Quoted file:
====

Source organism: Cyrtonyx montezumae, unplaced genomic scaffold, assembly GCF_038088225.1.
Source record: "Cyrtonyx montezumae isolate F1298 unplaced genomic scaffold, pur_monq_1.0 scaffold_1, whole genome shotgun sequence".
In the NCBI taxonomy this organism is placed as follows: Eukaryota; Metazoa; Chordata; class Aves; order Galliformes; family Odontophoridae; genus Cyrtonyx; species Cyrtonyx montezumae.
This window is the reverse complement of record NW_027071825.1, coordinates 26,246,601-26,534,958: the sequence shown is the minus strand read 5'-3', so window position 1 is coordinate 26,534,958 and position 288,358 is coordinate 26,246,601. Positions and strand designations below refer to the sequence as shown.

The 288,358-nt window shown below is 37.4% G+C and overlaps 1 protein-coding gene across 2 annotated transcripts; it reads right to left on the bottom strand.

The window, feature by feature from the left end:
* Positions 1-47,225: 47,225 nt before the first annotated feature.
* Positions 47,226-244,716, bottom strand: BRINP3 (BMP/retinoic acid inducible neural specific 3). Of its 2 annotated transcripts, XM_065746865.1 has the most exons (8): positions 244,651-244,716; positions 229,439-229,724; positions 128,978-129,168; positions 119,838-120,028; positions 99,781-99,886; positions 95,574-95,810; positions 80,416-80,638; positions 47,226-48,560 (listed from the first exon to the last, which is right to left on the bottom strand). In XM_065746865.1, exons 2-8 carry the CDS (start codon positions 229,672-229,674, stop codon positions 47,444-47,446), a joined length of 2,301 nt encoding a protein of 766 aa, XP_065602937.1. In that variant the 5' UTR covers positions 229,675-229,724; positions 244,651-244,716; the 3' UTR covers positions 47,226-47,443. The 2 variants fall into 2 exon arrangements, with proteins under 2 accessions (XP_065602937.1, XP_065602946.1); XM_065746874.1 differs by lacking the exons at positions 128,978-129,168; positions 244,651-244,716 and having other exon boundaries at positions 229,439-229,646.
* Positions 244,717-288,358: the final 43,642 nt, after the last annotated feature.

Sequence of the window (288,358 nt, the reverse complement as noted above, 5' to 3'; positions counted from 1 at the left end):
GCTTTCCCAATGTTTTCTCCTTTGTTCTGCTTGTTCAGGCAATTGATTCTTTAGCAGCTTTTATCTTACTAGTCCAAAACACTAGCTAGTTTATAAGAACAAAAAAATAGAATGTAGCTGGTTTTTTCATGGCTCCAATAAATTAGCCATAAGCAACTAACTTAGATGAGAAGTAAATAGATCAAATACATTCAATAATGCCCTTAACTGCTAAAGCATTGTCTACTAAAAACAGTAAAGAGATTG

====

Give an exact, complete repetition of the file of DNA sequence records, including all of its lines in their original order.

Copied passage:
Source organism: Cyrtonyx montezumae, unplaced genomic scaffold, assembly GCF_038088225.1.
Source record: "Cyrtonyx montezumae isolate F1298 unplaced genomic scaffold, pur_monq_1.0 scaffold_1, whole genome shotgun sequence".
In the NCBI taxonomy this organism is placed as follows: Eukaryota; Metazoa; Chordata; class Aves; order Galliformes; family Odontophoridae; genus Cyrtonyx; species Cyrtonyx montezumae.
This window is the reverse complement of record NW_027071825.1, coordinates 26,246,601-26,534,958: the sequence shown is the minus strand read 5'-3', so window position 1 is coordinate 26,534,958 and position 288,358 is coordinate 26,246,601. Positions and strand designations below refer to the sequence as shown.

The 288,358-nt window shown below is 37.4% G+C and overlaps 1 protein-coding gene across 2 annotated transcripts; it reads right to left on the bottom strand.

The window, feature by feature from the left end:
* Positions 1-47,225: 47,225 nt before the first annotated feature.
* Positions 47,226-244,716, bottom strand: BRINP3 (BMP/retinoic acid inducible neural specific 3). Of its 2 annotated transcripts, XM_065746865.1 has the most exons (8): positions 244,651-244,716; positions 229,439-229,724; positions 128,978-129,168; positions 119,838-120,028; positions 99,781-99,886; positions 95,574-95,810; positions 80,416-80,638; positions 47,226-48,560 (listed from the first exon to the last, which is right to left on the bottom strand). In XM_065746865.1, exons 2-8 carry the CDS (start codon positions 229,672-229,674, stop codon positions 47,444-47,446), a joined length of 2,301 nt encoding a protein of 766 aa, XP_065602937.1. In that variant the 5' UTR covers positions 229,675-229,724; positions 244,651-244,716; the 3' UTR covers positions 47,226-47,443. The 2 variants fall into 2 exon arrangements, with proteins under 2 accessions (XP_065602937.1, XP_065602946.1); XM_065746874.1 differs by lacking the exons at positions 128,978-129,168; positions 244,651-244,716 and having other exon boundaries at positions 229,439-229,646.
* Positions 244,717-288,358: the final 43,642 nt, after the last annotated feature.

Sequence of the window (288,358 nt, the reverse complement as noted above, 5' to 3'; positions counted from 1 at the left end):
GCTTTCCCAATGTTTTCTCCTTTGTTCTGCTTGTTCAGGCAATTGATTCTTTAGCAGCTTTTATCTTACTAGTCCAAAACACTAGCTAGTTTATAAGAACAAAAAAATAGAATGTAGCTGGTTTTTTCATGGCTCCAATAAATTAGCCATAAGCAACTAACTTAGATGAGAAGTAAATAGATCAAATACATTCAATAATGCCCTTAACTGCTAAAGCATTGTCTACTAAAAACAGTAAAGAGATTG